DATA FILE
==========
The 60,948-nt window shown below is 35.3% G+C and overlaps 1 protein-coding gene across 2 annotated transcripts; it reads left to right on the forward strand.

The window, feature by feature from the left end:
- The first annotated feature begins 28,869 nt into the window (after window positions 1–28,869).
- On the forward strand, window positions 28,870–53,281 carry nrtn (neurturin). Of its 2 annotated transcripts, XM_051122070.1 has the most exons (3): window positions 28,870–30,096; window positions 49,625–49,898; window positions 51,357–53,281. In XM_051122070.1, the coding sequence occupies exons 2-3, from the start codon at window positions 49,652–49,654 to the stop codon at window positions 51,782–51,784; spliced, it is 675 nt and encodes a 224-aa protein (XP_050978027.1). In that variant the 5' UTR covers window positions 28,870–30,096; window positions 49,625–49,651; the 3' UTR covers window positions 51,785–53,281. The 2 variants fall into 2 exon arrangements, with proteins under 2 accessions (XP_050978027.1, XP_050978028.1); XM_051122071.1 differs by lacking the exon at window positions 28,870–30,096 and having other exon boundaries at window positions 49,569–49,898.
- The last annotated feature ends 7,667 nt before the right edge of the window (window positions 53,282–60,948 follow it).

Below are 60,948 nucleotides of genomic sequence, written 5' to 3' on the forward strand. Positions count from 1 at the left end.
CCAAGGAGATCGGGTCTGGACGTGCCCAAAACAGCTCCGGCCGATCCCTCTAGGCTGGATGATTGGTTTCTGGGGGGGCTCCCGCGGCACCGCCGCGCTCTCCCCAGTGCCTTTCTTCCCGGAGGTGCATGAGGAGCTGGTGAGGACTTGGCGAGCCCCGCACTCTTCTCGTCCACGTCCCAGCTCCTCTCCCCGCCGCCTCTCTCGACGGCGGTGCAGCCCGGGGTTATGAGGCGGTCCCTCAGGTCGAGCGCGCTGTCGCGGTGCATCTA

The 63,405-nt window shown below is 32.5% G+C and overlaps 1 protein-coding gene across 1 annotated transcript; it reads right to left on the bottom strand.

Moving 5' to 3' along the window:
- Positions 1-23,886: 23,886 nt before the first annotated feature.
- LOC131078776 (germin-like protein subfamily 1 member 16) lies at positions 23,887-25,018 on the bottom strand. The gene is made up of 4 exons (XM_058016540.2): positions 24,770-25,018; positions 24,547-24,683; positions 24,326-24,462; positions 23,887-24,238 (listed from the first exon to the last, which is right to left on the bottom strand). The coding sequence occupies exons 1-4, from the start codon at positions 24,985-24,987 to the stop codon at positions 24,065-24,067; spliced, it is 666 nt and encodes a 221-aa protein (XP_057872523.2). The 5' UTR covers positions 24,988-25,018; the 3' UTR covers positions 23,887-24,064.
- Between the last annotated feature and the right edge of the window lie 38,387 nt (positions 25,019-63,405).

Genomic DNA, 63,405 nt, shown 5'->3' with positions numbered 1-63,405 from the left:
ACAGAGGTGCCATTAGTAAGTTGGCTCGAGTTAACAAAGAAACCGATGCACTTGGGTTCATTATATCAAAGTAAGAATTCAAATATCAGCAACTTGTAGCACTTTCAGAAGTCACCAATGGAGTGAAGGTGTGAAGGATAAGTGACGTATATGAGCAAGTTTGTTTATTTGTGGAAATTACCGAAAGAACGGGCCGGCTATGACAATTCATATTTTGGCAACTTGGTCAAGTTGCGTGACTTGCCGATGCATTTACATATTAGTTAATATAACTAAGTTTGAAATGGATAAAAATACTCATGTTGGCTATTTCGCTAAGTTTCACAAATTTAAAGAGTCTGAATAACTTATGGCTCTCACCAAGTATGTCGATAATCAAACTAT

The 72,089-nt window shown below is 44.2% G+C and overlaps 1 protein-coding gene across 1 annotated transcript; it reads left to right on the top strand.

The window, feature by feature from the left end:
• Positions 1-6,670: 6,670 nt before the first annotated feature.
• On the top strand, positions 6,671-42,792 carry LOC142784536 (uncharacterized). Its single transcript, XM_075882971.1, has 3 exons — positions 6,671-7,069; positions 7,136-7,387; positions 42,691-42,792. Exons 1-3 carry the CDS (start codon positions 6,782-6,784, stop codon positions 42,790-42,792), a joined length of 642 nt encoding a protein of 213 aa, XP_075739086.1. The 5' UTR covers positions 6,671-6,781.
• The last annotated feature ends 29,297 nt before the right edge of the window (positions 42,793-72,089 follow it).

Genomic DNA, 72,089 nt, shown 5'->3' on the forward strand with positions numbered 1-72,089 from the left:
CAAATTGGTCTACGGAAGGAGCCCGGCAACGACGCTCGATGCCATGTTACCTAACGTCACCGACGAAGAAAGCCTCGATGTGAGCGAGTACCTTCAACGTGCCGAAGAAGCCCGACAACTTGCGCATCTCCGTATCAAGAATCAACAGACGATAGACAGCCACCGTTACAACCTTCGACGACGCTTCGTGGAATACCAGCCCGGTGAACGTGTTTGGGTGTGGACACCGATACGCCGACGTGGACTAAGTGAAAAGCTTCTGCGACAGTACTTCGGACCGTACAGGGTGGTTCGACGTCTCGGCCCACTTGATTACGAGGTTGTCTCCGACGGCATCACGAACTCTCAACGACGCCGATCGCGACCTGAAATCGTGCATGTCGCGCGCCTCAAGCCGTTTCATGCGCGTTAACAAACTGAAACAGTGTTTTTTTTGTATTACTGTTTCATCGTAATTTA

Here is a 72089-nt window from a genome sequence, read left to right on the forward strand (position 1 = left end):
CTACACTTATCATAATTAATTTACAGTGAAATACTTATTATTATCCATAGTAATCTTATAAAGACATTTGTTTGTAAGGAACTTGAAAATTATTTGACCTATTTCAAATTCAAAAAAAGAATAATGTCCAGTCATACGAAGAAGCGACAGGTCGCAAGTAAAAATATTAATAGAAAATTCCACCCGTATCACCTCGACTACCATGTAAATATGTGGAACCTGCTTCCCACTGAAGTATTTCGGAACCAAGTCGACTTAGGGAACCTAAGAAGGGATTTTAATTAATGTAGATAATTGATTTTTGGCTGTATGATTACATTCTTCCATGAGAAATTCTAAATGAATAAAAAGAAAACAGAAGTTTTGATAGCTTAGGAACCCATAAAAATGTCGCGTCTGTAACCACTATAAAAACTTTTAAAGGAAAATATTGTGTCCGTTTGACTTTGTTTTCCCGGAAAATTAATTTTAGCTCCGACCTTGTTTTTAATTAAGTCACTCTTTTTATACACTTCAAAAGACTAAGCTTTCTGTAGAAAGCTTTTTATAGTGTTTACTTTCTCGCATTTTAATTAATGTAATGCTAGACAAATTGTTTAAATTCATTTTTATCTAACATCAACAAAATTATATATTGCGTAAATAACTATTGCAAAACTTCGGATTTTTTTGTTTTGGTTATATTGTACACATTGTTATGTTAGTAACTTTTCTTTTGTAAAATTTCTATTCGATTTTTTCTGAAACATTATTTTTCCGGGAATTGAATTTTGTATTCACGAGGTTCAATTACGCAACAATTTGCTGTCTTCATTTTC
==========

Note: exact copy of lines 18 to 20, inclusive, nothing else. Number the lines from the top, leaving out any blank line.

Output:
• On the top strand, positions 6,671-42,792 carry LOC142784536 (uncharacterized). Its single transcript, XM_075882971.1, has 3 exons — positions 6,671-7,069; positions 7,136-7,387; positions 42,691-42,792. Exons 1-3 carry the CDS (start codon positions 6,782-6,784, stop codon positions 42,790-42,792), a joined length of 642 nt encoding a protein of 213 aa, XP_075739086.1. The 5' UTR covers positions 6,671-6,781.
• The last annotated feature ends 29,297 nt before the right edge of the window (positions 42,793-72,089 follow it).

Genomic DNA, 72,089 nt, shown 5'->3' on the forward strand with positions numbered 1-72,089 from the left: